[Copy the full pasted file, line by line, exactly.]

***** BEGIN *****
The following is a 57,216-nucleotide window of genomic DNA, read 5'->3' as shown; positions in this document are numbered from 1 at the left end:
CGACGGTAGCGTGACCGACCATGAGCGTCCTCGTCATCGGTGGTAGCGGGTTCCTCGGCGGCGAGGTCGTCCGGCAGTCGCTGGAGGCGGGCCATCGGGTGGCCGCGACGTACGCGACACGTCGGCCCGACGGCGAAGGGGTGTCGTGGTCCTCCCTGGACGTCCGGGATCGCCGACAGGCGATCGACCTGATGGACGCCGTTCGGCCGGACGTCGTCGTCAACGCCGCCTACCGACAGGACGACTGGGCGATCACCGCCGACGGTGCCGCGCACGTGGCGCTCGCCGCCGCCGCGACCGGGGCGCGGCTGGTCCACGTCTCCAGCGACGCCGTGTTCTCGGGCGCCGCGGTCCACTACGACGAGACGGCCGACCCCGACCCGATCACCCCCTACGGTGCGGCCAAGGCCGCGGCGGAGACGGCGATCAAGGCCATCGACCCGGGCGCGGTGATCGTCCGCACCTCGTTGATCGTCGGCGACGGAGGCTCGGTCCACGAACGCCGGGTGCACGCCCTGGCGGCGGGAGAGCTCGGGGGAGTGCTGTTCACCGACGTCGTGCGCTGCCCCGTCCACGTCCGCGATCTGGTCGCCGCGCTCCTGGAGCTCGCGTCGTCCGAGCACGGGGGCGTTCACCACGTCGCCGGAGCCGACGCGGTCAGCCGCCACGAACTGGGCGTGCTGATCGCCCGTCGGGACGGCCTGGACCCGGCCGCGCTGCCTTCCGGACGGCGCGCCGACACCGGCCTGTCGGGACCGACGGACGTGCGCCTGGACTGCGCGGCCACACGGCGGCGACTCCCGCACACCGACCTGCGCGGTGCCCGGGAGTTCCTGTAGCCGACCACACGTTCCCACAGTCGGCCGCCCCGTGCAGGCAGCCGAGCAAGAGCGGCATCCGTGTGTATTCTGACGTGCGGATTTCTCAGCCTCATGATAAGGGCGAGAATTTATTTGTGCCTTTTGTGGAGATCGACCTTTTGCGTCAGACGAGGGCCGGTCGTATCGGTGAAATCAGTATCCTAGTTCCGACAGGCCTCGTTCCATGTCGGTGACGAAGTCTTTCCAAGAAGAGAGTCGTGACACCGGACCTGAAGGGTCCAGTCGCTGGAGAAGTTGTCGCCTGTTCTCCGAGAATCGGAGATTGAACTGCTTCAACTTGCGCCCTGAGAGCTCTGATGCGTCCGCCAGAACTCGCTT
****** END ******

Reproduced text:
The following is a 57,216-nucleotide window of genomic DNA, read 5'->3' as shown; positions in this document are numbered from 1 at the left end:
CGACGGTAGCGTGACCGACCATGAGCGTCCTCGTCATCGGTGGTAGCGGGTTCCTCGGCGGCGAGGTCGTCCGGCAGTCGCTGGAGGCGGGCCATCGGGTGGCCGCGACGTACGCGACACGTCGGCCCGACGGCGAAGGGGTGTCGTGGTCCTCCCTGGACGTCCGGGATCGCCGACAGGCGATCGACCTGATGGACGCCGTTCGGCCGGACGTCGTCGTCAACGCCGCCTACCGACAGGACGACTGGGCGATCACCGCCGACGGTGCCGCGCACGTGGCGCTCGCCGCCGCCGCGACCGGGGCGCGGCTGGTCCACGTCTCCAGCGACGCCGTGTTCTCGGGCGCCGCGGTCCACTACGACGAGACGGCCGACCCCGACCCGATCACCCCCTACGGTGCGGCCAAGGCCGCGGCGGAGACGGCGATCAAGGCCATCGACCCGGGCGCGGTGATCGTCCGCACCTCGTTGATCGTCGGCGACGGAGGCTCGGTCCACGAACGCCGGGTGCACGCCCTGGCGGCGGGAGAGCTCGGGGGAGTGCTGTTCACCGACGTCGTGCGCTGCCCCGTCCACGTCCGCGATCTGGTCGCCGCGCTCCTGGAGCTCGCGTCGTCCGAGCACGGGGGCGTTCACCACGTCGCCGGAGCCGACGCGGTCAGCCGCCACGAACTGGGCGTGCTGATCGCCCGTCGGGACGGCCTGGACCCGGCCGCGCTGCCTTCCGGACGGCGCGCCGACACCGGCCTGTCGGGACCGACGGACGTGCGCCTGGACTGCGCGGCCACACGGCGGCGACTCCCGCACACCGACCTGCGCGGTGCCCGGGAGTTCCTGTAGCCGACCACACGTTCCCACAGTCGGCCGCCCCGTGCAGGCAGCCGAGCAAGAGCGGCATCCGTGTGTATTCTGACGTGCGGATTTCTCAGCCTCATGATAAGGGCGAGAATTTATTTGTGCCTTTTGTGGAGATCGACCTTTTGCGTCAGACGAGGGCCGGTCGTATCGGTGAAATCAGTATCCTAGTTCCGACAGGCCTCGTTCCATGTCGGTGACGAAGTCTTTCCAAGAAGAGAGTCGTGACACCGGACCTGAAGGGTCCAGTCGCTGGAGAAGTTGTCGCCTGTTCTCCGAGAATCGGAGATTGAACTGCTTCAACTTGCGCCCTGAGAGCTCTGATGCGTCCGCCAGAACTCGCTT